I think you've hit on a key issue that community size plays a large factor in the quality of discussion. Many of the niche subreddits I visit still have thoughtful dialog. I think any community will suffer an Eternal September effect as they grow more popular. One of the ways reddit avoided this was by allowing new communities to form to mitigate this (see /r/gaming -> /r/games -> /r/VideoGameAnalysis) but I'm not sure if there's any way to completely avoid this fate. Another way some communities have handled this is through strict moderation/curation (e.g. metafilter's cost for signing up, strict moderation of /r/askscience )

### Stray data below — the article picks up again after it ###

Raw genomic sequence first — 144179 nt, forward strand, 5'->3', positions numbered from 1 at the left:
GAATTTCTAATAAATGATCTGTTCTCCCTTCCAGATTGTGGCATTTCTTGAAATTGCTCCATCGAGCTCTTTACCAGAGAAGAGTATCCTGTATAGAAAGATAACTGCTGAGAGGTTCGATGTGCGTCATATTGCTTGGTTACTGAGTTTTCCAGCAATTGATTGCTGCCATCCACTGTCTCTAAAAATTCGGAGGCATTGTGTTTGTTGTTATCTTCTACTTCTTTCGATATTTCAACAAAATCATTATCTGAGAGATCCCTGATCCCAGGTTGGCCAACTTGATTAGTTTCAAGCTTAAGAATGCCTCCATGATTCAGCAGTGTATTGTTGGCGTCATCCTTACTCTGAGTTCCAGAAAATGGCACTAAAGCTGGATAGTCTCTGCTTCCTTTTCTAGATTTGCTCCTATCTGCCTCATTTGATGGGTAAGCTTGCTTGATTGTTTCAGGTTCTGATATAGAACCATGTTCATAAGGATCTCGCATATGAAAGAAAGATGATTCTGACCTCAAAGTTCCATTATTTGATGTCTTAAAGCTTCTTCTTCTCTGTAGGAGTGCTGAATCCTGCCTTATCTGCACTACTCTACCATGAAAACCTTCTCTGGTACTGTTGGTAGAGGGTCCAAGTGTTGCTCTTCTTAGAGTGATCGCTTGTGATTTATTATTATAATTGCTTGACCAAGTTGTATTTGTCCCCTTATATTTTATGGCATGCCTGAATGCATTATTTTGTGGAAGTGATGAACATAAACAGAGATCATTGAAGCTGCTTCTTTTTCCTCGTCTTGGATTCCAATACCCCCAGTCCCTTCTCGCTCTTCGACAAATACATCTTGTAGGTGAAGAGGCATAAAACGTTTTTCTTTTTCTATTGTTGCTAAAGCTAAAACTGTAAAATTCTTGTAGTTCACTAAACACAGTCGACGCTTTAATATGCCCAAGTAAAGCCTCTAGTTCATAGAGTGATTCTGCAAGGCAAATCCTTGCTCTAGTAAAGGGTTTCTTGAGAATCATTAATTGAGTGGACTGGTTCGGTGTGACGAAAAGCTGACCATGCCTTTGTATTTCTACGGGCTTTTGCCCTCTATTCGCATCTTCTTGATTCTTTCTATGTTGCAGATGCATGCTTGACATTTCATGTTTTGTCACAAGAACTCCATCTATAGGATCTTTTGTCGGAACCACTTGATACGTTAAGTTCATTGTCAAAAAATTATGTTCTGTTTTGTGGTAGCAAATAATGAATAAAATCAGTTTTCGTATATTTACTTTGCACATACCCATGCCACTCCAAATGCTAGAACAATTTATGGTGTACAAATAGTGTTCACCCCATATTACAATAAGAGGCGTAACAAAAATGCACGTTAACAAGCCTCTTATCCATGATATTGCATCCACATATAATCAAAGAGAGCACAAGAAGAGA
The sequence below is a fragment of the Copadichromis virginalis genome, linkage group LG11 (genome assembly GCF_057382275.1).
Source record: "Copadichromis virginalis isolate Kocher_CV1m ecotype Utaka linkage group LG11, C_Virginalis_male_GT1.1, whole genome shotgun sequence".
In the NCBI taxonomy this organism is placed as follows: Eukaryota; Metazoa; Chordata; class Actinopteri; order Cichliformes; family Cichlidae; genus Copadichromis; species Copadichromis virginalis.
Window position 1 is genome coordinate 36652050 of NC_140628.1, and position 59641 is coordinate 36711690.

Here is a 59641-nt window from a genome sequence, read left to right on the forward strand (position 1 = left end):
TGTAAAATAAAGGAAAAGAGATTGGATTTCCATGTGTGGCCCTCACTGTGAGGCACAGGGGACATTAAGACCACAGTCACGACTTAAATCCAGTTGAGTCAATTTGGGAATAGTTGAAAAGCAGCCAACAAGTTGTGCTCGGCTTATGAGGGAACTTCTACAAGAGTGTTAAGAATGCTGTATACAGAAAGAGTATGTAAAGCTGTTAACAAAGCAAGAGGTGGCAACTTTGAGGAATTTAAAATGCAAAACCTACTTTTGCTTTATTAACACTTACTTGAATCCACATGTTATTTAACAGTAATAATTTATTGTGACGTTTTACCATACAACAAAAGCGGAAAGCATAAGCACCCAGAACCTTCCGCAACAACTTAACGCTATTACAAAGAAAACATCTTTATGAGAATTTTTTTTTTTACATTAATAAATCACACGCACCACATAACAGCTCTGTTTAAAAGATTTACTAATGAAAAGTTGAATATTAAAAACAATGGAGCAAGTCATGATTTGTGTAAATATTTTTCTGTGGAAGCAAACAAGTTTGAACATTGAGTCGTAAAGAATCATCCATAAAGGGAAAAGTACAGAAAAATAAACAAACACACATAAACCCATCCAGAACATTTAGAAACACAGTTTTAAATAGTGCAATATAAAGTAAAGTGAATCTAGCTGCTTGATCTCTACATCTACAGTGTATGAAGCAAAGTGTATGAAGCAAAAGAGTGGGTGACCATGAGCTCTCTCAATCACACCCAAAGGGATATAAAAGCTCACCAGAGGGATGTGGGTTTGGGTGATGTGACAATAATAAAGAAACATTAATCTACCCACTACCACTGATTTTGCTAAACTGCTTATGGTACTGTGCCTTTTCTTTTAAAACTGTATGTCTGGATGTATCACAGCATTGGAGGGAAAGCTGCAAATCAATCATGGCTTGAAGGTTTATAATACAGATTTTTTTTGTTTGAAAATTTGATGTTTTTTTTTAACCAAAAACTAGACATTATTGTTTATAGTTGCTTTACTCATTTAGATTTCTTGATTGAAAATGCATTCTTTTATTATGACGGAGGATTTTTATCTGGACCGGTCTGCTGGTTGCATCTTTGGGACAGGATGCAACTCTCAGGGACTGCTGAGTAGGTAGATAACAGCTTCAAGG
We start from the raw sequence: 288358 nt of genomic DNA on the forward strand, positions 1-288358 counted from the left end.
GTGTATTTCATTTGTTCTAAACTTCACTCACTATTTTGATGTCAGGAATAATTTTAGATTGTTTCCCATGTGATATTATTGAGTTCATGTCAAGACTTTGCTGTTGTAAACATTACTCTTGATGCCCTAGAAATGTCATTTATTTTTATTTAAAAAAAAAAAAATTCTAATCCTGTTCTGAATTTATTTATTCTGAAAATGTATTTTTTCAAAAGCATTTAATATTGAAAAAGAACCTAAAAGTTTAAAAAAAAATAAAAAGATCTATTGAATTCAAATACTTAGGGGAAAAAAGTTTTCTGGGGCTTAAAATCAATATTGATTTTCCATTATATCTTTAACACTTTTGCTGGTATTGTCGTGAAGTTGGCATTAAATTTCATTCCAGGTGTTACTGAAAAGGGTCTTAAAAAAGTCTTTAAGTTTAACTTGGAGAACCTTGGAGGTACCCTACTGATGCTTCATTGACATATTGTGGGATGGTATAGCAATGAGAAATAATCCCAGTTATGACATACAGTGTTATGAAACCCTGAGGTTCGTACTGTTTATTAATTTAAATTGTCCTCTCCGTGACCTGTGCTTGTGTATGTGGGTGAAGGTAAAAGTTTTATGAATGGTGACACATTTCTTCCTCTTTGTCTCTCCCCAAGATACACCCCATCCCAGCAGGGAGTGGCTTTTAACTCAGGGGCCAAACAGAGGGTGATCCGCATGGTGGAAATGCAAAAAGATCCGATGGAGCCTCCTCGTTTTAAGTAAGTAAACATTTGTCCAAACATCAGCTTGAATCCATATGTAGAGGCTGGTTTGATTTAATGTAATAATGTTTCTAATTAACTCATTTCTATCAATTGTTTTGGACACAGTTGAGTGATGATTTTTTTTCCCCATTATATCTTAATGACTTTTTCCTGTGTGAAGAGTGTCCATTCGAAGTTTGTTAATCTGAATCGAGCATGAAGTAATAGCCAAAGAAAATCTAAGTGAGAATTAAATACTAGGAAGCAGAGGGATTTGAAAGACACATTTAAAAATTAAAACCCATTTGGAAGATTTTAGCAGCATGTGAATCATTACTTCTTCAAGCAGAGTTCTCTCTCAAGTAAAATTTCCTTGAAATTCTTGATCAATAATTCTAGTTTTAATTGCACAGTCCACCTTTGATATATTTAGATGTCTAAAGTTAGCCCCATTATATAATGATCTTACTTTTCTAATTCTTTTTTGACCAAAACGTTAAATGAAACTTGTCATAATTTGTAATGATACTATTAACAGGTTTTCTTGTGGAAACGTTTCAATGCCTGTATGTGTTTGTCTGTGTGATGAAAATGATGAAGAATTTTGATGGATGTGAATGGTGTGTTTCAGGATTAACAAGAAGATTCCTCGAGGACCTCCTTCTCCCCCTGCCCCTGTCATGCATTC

I think Hubski's method of following users and being self moderating is an interesting idea, especially combined with the focus on slower, long form material rather than "fast food" content. Though I'm sure there will be some people who will complain that the recent influx of users from reddit (of which I am one) has degraded the quality of content. But hopefully that will not be the case.